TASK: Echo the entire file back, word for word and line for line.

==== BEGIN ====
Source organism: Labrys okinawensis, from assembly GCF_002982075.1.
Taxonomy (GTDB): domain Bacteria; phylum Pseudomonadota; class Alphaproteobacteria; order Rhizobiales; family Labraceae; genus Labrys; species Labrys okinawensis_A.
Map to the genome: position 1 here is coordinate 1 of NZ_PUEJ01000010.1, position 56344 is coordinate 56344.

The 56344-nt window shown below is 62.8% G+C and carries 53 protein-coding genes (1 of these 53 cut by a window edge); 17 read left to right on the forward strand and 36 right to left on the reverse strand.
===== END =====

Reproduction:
Source organism: Labrys okinawensis, from assembly GCF_002982075.1.
Taxonomy (GTDB): domain Bacteria; phylum Pseudomonadota; class Alphaproteobacteria; order Rhizobiales; family Labraceae; genus Labrys; species Labrys okinawensis_A.
Map to the genome: position 1 here is coordinate 1 of NZ_PUEJ01000010.1, position 56344 is coordinate 56344.

The 56344-nt window shown below is 62.8% G+C and carries 53 protein-coding genes (1 of these 53 cut by a window edge); 17 read left to right on the forward strand and 36 right to left on the reverse strand.